It must be disconcerting to be a once-popular songwriter and/or recording artist of a certain age. In a notoriously fickle business, one minute the world is showering you with platinum record certifications and Grammy Awards and the next -- for no reason you can see -- the parade has moved on. To be sure, you still may have a career: The Today Show and The Tonight Show may be willing to book you occasionally, and audiences aging along with you may be happy to buy tickets to your concerts on the understanding that the bulk of your set list will consist of your hits, played much as they sound on your records. Oldies radio, too, may play your old records, and you may have a healthy income largely consisting of your ASCAP, BMI, or SESAC payments, enough to keep up the mortgage on your Manhattan penthouse, Hollywood mansion, or Nashville farm. But nobody outside your fan club is interested in hearing your new songs, songs that, as far as you are concerned, are just as good as your hits, if not better. Veteran producer Phil Ramone seems to be responding to this dilemma by coming up with a concept to mix the old with the new. Here, he induces seven songwriter/performers with established track records to re-record one of their evergreens and come up with a new song. They are all men, and all stalwarts of the adult contemporary charts: Burt Bacharach (age 81 on the day the album was released), Stephen Bishop (57), Kris Kristofferson (73), Kenny Loggins (61), Richard Marx (45), Paul Williams (68), and Brian Wilson (67). They bring along some pals and, in some cases, interact with each other. (Loggins actually gets a second new song, co-written with Marx.) Pitching in as guests are Peabo Bryson, Eric Clapton, Earl Klugh, Jane Monheit, and Willie Nelson, among others. The remakes are largely dispensable. No one really needs a remake of "God Only Knows," even by its composer. Nelson does a nice, if offhand, reading of Williams' "Rainbow Connection," however, and Bryson does a pleasant one of Bacharach's "Alfie." When it comes to the new songs, the songwriters do not embarrass themselves; these are craftsman-like efforts. It's not surprising that two of them use the word "remember" in their titles. The best is held for last. Wilson's "What Love Can Do," the album closer, is lovely, and it's preceded by Loggins' "What About Now," an uptempo number that really is as good as any of Loggins' hits and better than many. It could be a hit, too, a country hit, that is, if somebody gets it to Kenny Chesney or Tim McGraw. Not that there's anything wrong with Loggins' performance of it here, but no one's going to play a new Kenny Loggins track on the radio.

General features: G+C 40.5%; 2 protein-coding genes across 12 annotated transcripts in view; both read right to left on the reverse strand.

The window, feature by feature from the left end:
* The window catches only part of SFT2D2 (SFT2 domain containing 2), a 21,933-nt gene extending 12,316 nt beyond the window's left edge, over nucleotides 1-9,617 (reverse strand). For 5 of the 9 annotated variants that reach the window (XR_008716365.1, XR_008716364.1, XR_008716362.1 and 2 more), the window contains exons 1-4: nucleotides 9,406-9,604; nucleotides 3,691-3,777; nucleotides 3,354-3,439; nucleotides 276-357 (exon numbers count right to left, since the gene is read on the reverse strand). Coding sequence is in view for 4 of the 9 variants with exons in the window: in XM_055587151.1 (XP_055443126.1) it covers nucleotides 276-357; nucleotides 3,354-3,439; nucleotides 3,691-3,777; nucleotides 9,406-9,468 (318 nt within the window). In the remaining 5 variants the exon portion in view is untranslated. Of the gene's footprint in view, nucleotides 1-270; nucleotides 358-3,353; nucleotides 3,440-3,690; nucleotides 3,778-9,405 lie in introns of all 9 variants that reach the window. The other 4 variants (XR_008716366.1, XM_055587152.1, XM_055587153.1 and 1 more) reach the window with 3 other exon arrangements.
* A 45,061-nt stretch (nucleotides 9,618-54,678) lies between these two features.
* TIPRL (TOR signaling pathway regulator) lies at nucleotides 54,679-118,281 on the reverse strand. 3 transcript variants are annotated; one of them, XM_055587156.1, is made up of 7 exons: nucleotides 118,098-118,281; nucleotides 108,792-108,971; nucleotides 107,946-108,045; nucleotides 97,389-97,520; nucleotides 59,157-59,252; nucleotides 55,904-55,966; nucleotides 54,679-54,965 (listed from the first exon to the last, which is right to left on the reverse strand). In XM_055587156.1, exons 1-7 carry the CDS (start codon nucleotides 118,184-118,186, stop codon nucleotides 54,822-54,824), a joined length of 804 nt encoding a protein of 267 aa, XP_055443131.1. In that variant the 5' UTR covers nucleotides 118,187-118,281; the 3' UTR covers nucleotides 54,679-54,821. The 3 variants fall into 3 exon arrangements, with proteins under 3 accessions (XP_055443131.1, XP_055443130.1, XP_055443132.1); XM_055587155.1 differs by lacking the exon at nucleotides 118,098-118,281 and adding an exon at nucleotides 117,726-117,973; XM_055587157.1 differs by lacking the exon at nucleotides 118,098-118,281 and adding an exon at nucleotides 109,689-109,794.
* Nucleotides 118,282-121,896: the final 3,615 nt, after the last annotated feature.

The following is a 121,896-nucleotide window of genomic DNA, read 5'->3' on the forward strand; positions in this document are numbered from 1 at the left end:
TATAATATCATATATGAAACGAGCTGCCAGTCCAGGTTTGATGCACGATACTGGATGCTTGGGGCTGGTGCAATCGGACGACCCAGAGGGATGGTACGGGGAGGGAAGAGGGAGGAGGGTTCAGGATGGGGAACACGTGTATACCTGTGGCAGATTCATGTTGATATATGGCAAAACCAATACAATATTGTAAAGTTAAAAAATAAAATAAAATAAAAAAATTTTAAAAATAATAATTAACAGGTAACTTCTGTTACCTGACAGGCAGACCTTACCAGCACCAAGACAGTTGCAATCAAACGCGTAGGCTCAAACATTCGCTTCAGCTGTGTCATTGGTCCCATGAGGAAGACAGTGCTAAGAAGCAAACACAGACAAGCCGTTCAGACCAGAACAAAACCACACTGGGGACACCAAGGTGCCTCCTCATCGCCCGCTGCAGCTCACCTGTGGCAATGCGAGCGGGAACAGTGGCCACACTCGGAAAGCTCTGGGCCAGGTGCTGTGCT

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AllMusic Review by William Ruhlmann